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joining us now with the key moments, cnn's legal analyst elie honig. what stood out to you? >> i've seen a lot of witnesses testify. i'll never forget that. charles mcmillian was the 61-year-old man who witnessed what happened that day outside of cup foods. at one point the prosecutors played for mcmillian some of the police body camera footage. his reaction was indelible. let's take a look at that moment. >> i can't breathe. i can't breathe. i can't breathe, man. >> stop it right here, please. mr. mcmillian, do you need a minute? >> i feel helpless.
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>> that moment will be seared in the minds of the jurors, and we saw from mr. mcmillian we've seen from so many witnesses in the trial, that lingering sense of trauma, of selflessness, self-doubt. we saw the young cashier yesterday, christopher martin. both of them said they wish something more could have been done to help george floyd. >> we got to also hear for the first time derek chauvin's voice, i guess his justification on that body cam video saying, you know, we have to control him, he's a sizable guy. what is the prosecution trying to do there? >> the prosecution is trying to take the jury inside the mind of derek chauvin at the key moment in this trial. to set the stage, derek chauvin has just knelt on george floyd's neck for 9 1/2 minutes. george floyd's lifeless body had been taken away, and we got to
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hear exactly what derek chauvin said at that moment. let's take a moment. >> i was trying to control the guy. he's a sizable guy. he looks like he's probably on something. >> now, on the one hand, the jury has now heard chauvin's defense. prosecutors sometimes say don't do the defendant's defense for him. if he wants to take a defense, let him take the stand and cross-examine him. notice how calm he is after he's just taken the life of a human. that shows derek chauvin utterly didn't care what happened to george floyd or else intended for him to be hurt. >> elie, that was one example. what's the importance of that particular piece of evidence in this trial, the body cam footage? >> i've taught police departments how to use body cameras. it will protect good cops and
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expose bad ones. it puts the jury directly in the officer's shoes and will show you almost exactly what the officer saw and heard in real time. let's take a look at some of the most important body camera footage we saw yesterday. >> roll the window down. >> man, damn [ bleep ] man. i can't breathe. oh, my god, i can't believe this. i can't breathe. i can't breathe. i can't breathe. mom, i love you. >> okay. this will allow the jury to make the key decision in the case. in that situation we saw, was derek chauvin's conduct reasonable and necessary or excessive and perhaps criminal? >> elie honig, very helpful. we'll have to leave it there. new york prosecutor s s hav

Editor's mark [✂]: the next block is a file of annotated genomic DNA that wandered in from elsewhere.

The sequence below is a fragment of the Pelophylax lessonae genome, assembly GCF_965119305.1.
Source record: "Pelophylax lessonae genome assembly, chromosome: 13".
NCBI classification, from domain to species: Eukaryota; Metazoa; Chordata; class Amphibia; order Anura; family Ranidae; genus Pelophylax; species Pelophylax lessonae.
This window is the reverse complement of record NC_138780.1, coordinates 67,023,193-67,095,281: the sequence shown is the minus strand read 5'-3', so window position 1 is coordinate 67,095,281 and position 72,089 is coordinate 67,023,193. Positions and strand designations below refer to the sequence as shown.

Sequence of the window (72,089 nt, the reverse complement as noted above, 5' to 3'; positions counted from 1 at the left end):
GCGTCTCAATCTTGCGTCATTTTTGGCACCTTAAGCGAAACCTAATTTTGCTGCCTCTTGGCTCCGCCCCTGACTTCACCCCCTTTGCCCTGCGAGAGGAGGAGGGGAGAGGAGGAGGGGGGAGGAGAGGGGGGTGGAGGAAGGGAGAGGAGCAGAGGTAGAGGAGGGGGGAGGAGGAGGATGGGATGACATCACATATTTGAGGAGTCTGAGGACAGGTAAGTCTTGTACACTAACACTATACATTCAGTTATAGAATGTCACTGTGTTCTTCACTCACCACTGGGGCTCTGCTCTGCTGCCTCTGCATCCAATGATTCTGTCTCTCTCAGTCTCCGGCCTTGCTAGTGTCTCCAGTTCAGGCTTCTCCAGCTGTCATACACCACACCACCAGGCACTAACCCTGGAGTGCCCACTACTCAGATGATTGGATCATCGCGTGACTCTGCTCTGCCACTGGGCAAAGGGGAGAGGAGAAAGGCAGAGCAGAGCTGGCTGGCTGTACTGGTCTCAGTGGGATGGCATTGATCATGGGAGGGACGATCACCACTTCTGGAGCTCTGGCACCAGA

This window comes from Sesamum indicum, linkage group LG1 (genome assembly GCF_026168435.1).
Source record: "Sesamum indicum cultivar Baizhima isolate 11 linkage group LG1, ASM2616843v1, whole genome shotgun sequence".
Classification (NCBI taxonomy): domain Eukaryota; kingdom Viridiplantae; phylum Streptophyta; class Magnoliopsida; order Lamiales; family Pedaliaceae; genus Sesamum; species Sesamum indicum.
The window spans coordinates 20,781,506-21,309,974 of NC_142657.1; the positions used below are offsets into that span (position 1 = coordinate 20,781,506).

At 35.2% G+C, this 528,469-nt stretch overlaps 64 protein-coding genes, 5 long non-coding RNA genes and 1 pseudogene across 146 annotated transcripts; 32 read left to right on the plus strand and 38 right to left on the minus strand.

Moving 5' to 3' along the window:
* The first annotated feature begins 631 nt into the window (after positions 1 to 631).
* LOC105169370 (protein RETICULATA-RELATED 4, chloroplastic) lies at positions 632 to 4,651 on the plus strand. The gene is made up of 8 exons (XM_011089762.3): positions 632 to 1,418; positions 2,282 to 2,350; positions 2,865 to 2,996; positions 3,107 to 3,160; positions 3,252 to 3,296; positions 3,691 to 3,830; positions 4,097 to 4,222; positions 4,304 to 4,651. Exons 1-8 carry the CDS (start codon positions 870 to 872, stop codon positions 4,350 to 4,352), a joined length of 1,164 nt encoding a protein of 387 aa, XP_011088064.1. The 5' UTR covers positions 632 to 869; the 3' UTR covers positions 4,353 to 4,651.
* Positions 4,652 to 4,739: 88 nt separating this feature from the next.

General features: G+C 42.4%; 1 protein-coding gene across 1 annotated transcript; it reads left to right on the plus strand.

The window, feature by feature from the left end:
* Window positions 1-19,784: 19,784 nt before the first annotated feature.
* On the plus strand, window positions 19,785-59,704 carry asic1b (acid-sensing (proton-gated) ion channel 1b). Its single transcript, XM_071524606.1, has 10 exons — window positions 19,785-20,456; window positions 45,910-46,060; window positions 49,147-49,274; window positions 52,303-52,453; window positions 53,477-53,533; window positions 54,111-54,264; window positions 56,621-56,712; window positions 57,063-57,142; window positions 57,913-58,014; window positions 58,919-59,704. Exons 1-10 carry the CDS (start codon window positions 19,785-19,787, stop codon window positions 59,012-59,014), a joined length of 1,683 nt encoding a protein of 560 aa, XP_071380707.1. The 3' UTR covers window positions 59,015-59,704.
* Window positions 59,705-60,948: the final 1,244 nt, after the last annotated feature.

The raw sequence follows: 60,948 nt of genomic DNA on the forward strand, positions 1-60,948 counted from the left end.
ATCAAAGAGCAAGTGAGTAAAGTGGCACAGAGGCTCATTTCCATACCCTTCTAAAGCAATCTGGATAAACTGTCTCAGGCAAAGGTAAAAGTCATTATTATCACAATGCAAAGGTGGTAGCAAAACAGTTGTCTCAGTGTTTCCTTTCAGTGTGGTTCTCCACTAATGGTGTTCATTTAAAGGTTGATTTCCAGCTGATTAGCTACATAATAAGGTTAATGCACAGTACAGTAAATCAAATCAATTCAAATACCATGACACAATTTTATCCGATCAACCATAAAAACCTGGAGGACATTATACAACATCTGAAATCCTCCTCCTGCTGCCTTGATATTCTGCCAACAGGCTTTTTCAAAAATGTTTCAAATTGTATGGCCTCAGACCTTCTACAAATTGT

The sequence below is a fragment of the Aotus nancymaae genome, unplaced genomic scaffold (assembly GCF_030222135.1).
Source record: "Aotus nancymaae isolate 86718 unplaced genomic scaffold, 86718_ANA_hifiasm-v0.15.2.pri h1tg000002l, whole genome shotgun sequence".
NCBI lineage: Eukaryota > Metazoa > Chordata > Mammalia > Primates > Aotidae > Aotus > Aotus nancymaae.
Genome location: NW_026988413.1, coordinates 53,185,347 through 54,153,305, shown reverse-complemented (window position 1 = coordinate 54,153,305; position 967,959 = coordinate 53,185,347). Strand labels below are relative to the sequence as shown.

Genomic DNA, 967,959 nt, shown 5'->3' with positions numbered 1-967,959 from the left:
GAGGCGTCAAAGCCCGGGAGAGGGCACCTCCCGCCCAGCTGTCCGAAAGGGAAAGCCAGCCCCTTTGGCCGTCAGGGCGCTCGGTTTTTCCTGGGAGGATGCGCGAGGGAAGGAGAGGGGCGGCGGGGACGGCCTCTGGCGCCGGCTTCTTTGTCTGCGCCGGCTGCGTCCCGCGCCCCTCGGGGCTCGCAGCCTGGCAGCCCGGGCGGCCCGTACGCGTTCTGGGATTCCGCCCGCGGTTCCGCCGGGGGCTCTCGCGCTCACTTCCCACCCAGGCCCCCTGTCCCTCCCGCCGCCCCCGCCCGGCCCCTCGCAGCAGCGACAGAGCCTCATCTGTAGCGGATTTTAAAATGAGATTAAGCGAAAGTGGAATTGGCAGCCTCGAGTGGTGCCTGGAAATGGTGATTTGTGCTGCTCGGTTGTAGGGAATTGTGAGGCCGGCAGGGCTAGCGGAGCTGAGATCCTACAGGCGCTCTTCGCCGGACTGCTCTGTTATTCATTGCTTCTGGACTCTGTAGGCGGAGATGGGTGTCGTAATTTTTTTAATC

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purportedly gotten ahold of financial bank documents. what's that mean for former president trump? that's next. what do we want for dinner? burger... i want a sugar cookie... wait... i want a bucket of chicken... i want... ♪ it's the easiest because it's the cheesiest. kraft. for the win win. we made usaa insurance for members like martin. an air force veteran made of doing what's right, not what's easy.
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we have an update into the criminal investigation of the trump organization. cnn has obtained sworn deposition s and interviews wit former employees. we found out that president trump had pushed off duties on his chief financial officer, but we found that he was deeply involved in the company's financial decisions. >> alisyn, good morning. one thing to look at is the 2007 deposition where former president donald trump is under oath and he's asked questions how did he prepare his financial statement and come up with the values for his properties. he said under oath most of these decision ultimately came down to his chief financial officer
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allen weisselberg. here's what he said. he ultimately comes up with something and i'm not sure if i said change this number, change that number, we'll talk about it, and he'll do it. both times the former president would say mr. wising weisselber that one. he was asked if he inflated his assets. he said not beyond reason. they asked if he exaggerated. he said, everybody does, who wouldn't. seven springs is the family estate in new york north of new york city. in the financial statement he valued that property one year at $80 million, the next at $150 million. so the lawyer asked trump what made up for that huge leap in value. he said that was based on his opinion. he was asked, did you consult any appraisers or experts.